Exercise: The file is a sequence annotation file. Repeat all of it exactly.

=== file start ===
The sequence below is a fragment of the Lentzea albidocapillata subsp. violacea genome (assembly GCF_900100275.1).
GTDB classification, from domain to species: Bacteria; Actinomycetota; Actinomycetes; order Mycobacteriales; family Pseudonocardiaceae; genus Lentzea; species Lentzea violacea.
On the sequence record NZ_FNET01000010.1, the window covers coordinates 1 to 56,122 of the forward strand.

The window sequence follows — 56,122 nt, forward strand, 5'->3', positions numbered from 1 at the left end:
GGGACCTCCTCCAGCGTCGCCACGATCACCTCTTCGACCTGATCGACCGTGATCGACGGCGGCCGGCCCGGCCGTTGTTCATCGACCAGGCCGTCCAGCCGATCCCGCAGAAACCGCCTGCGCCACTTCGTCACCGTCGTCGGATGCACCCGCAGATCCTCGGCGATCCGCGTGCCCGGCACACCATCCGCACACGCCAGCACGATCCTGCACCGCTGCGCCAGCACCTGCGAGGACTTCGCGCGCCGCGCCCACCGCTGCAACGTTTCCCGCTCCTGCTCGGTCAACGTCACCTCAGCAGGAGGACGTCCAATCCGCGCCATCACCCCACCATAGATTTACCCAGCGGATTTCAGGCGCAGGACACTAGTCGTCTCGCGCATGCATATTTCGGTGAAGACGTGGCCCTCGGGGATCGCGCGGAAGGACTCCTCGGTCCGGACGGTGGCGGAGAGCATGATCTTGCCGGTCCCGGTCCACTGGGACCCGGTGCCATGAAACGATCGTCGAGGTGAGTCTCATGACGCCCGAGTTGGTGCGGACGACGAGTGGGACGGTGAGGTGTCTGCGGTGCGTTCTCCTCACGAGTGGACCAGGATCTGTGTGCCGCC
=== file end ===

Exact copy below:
The sequence below is a fragment of the Lentzea albidocapillata subsp. violacea genome (assembly GCF_900100275.1).
GTDB classification, from domain to species: Bacteria; Actinomycetota; Actinomycetes; order Mycobacteriales; family Pseudonocardiaceae; genus Lentzea; species Lentzea violacea.
On the sequence record NZ_FNET01000010.1, the window covers coordinates 1 to 56,122 of the forward strand.

The window sequence follows — 56,122 nt, forward strand, 5'->3', positions numbered from 1 at the left end:
GGGACCTCCTCCAGCGTCGCCACGATCACCTCTTCGACCTGATCGACCGTGATCGACGGCGGCCGGCCCGGCCGTTGTTCATCGACCAGGCCGTCCAGCCGATCCCGCAGAAACCGCCTGCGCCACTTCGTCACCGTCGTCGGATGCACCCGCAGATCCTCGGCGATCCGCGTGCCCGGCACACCATCCGCACACGCCAGCACGATCCTGCACCGCTGCGCCAGCACCTGCGAGGACTTCGCGCGCCGCGCCCACCGCTGCAACGTTTCCCGCTCCTGCTCGGTCAACGTCACCTCAGCAGGAGGACGTCCAATCCGCGCCATCACCCCACCATAGATTTACCCAGCGGATTTCAGGCGCAGGACACTAGTCGTCTCGCGCATGCATATTTCGGTGAAGACGTGGCCCTCGGGGATCGCGCGGAAGGACTCCTCGGTCCGGACGGTGGCGGAGAGCATGATCTTGCCGGTCCCGGTCCACTGGGACCCGGTGCCATGAAACGATCGTCGAGGTGAGTCTCATGACGCCCGAGTTGGTGCGGACGACGAGTGGGACGGTGAGGTGTCTGCGGTGCGTTCTCCTCACGAGTGGACCAGGATCTGTGTGCCGCC